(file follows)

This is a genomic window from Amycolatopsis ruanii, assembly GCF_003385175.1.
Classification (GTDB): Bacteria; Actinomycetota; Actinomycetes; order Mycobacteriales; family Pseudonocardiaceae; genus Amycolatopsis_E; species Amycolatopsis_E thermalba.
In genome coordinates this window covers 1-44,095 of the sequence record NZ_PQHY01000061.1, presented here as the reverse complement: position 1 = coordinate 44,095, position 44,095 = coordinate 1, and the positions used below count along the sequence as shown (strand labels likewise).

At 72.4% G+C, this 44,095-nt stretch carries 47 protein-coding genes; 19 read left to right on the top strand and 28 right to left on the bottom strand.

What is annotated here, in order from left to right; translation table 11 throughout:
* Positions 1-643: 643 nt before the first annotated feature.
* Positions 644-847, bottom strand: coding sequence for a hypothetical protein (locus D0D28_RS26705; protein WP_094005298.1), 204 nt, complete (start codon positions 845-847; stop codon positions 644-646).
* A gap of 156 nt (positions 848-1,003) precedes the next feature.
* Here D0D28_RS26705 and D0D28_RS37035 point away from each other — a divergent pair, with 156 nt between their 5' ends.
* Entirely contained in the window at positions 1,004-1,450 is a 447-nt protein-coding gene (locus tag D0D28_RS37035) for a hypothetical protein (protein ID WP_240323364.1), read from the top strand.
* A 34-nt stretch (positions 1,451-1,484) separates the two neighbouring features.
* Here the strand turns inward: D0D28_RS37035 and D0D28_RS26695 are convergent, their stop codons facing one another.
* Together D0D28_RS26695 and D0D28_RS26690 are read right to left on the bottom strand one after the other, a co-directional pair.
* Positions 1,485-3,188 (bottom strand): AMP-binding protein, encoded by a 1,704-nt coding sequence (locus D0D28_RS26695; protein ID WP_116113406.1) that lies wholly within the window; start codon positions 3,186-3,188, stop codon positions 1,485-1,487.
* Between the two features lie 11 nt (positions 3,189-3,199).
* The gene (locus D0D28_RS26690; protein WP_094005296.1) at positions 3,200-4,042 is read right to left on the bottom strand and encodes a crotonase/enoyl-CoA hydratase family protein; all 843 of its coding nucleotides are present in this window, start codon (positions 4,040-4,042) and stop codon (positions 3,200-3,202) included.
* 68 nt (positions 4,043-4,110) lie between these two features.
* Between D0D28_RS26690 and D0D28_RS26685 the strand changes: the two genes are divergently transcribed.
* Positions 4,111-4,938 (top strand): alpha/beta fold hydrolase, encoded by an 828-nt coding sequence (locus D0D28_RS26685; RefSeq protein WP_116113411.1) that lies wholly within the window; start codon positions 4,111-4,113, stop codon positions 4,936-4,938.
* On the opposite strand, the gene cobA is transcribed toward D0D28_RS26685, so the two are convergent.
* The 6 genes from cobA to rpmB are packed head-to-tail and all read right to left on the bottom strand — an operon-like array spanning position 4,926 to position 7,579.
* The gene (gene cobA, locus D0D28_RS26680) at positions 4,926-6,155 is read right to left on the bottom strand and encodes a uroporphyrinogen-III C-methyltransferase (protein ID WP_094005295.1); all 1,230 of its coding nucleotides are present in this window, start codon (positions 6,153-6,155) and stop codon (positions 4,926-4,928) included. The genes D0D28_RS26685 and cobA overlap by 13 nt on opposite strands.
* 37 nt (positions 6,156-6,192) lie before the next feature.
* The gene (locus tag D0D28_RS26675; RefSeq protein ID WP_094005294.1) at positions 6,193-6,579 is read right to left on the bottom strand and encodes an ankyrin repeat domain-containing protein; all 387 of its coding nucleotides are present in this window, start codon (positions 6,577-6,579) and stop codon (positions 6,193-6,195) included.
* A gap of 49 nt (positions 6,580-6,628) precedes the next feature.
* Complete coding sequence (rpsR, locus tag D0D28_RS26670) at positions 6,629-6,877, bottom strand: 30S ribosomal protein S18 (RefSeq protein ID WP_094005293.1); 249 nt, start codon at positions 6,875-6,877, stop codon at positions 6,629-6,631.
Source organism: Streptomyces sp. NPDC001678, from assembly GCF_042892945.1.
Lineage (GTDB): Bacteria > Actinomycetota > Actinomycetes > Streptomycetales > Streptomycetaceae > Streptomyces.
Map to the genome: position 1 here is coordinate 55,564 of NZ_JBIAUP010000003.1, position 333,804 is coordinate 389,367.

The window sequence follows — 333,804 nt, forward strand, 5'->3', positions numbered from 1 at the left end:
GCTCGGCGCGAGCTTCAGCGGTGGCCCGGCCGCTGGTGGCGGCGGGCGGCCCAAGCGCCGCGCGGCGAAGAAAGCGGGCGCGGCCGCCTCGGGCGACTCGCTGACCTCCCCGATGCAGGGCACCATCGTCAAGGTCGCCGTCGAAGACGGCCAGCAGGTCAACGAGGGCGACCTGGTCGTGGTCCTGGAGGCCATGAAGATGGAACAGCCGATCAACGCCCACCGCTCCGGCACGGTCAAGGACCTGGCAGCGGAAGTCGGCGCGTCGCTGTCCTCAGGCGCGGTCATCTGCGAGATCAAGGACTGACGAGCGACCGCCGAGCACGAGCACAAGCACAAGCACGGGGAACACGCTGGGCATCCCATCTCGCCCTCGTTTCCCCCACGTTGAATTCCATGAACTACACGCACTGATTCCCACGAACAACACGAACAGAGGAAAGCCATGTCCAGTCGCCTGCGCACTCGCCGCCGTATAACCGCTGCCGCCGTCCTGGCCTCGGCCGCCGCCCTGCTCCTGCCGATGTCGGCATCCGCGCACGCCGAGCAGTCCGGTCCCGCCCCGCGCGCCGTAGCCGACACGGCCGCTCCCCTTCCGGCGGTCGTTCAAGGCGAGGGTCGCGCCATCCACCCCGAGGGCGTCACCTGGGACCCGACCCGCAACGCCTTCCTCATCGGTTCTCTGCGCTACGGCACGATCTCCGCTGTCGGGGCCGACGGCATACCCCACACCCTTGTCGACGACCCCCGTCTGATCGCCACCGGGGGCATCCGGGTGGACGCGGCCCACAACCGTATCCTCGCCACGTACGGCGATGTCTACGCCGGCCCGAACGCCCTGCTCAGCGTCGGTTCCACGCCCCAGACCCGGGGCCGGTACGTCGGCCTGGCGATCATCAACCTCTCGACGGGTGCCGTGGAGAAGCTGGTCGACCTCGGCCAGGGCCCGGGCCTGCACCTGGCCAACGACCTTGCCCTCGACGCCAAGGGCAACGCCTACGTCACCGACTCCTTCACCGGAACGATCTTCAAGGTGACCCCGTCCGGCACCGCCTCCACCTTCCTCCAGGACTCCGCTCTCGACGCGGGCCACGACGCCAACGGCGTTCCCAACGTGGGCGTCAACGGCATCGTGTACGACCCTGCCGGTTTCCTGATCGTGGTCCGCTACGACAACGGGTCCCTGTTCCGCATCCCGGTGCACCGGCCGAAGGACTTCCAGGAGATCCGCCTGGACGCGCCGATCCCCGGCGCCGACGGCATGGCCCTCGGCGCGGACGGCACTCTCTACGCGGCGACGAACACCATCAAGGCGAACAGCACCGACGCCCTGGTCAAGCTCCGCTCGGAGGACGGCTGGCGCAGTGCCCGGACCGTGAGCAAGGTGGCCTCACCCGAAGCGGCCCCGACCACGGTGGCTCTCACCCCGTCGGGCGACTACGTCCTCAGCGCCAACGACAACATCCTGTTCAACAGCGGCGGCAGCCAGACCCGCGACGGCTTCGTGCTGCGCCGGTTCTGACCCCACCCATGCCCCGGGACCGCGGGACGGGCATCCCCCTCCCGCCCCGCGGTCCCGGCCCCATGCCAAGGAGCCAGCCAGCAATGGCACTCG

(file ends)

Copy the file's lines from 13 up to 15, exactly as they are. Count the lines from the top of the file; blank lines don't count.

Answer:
* Together D0D28_RS26695 and D0D28_RS26690 are read right to left on the bottom strand one after the other, a co-directional pair.
* Positions 1,485-3,188 (bottom strand): AMP-binding protein, encoded by a 1,704-nt coding sequence (locus D0D28_RS26695; protein ID WP_116113406.1) that lies wholly within the window; start codon positions 3,186-3,188, stop codon positions 1,485-1,487.
* Between the two features lie 11 nt (positions 3,189-3,199).